Obesity and hypercholesterolemia involve the adverse effects of increased insulin resistance as well as increased free fatty acids (FFA). Elevated FFA involve cascading adverse effects. They inhibit insulin-degrading enzymes, thus decreasing Ab clearance, stimulating assembly of amyloid plaque and tau filaments. Free fatty acids may also induce inflammation, which indirectly stimulates amyloid formation and neurofibrillary tangles.

Other key risk factors for AD include midlife hypertension, also involving insulin resistance and the risk of elevated Ab deposition; and oxidative stress, to which the brain is distinctly vulnerable as it is largely composed of easily oxidized lipids, has a high oxygen consumption rate (one-quarter of the oxygen consumed goes directly to the brain), and lacks strong antioxidant defenses, Dr. Tang-Wai noted. The link between AD and oxidative stress relates primarily to the increase in oxidation in the brain with aging.

Mitochondrial dysfunction, or energy dysfunction, is also implicated in AD. Research shows that Ab can interact with mitochondria and cause mitochondrial dysfunction. Mitochondrial dysfunction accelerates adverse processes associated with neurodegeneration (altered calcium homeostasis, ROS generation, glycol-oxidation, which can accelerate Ab aggregation and enhance proliferation of microglia; DNA mutation; and alterations of tau and Ab processing). Further, the oxidative changes in AD are associated with neurofibrillary tangles (and it has been theorized that effects of oxidative damage affect the neuron itself) as supported by the evidence of the presence of protein carbonyls, products of lipid peroxidation, and advanced glycation end products.

Focus is increasingly trained on the role of inflammation in AD through the synergistic effects among three major elements: microglia, astrocytes, and neurons. Inflammatory components related to AD neuroinflammation include microglia and astrocytes, both of which indirectly generate Ab. Microglia surround the neuron, and can produce reactive oxygen species and nitric oxide, leading to neurodegeneration. Astrocytes can produce neurodegeneration through production of reactive oxygen species, degradation of Ab, and production of cytokines and chemokines leading to more involvement of microglia. Damaged neurons themselves can also produce cytokines and chemokines, and increase CRP and amyloid P, which then activate the complement system. Finally, Ab itself can be an inciting factor for the genesis of astrocyte and microglial activation. Because there is increased production of reactive oxygen species and production of cytokines and chemokines, the result is phagocytosis and degradation of Ab. The tau protein can influence activation of complement systems. Microglia if upregulated can lead to decreases in Ab degradation and decreased insulin, leading to glucose intolerance, which can lead to Ab secretion. The sum effect is loops upon loops of compounding forces.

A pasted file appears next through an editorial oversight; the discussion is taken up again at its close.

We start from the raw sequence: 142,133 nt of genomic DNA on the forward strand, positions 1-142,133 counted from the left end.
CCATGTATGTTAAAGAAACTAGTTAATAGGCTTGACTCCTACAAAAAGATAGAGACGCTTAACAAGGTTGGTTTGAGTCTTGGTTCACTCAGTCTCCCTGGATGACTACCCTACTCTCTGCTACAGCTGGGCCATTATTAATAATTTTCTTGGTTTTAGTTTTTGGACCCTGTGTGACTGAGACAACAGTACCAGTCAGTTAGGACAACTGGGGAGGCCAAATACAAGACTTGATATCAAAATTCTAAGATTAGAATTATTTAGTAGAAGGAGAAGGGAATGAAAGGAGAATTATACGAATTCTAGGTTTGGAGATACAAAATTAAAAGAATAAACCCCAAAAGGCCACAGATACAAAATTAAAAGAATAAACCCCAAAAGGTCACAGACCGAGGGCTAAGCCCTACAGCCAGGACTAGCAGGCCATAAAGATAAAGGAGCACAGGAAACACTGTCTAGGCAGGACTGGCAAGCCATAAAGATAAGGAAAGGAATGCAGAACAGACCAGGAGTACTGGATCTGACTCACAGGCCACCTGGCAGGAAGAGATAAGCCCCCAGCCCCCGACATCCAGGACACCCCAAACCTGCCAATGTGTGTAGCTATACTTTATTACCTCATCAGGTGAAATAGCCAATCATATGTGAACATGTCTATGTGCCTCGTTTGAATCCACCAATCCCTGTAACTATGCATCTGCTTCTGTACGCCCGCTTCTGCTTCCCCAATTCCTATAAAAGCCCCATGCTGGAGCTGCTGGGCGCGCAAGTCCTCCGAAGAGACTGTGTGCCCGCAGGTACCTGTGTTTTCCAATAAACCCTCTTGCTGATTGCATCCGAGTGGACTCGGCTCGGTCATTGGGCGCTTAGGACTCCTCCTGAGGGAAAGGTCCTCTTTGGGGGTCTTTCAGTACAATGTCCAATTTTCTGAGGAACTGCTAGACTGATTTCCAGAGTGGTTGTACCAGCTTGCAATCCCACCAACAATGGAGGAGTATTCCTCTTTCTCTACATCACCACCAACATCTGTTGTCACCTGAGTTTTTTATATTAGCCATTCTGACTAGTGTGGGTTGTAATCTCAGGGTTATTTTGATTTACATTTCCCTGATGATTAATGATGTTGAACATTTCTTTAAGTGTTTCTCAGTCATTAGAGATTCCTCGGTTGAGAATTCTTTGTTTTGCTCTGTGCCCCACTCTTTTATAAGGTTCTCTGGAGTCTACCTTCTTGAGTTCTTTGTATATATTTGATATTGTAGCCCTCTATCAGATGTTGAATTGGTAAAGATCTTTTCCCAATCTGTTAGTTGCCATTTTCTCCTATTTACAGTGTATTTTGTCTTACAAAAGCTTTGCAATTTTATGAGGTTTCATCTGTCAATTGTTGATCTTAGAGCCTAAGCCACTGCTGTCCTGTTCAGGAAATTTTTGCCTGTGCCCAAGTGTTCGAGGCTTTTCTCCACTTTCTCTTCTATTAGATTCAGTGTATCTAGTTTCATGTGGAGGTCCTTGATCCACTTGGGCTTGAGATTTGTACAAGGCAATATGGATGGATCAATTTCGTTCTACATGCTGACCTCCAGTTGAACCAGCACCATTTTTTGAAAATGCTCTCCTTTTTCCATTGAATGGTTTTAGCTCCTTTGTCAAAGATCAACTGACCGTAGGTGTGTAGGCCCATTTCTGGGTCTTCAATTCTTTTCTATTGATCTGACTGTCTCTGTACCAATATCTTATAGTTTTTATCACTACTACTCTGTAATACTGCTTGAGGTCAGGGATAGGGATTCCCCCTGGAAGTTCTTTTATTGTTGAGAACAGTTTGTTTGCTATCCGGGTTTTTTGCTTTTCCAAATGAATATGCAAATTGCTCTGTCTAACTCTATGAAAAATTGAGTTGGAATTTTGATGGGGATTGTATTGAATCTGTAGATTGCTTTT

In order to produce the end result of AD pathology, key risk factors and genetic factors must be in place. Inflammation and oxidative injury are multisystemic. The processes he detailed in connection with AD pathology, Dr. Tang-Wai observed, apply to all neurodegenerative processes; these protein conformations/aggregations and inflammation are present in Parkinson’s disease and Creutzfeldt Jakob, as well as familial amyotrophic lateral sclerosis.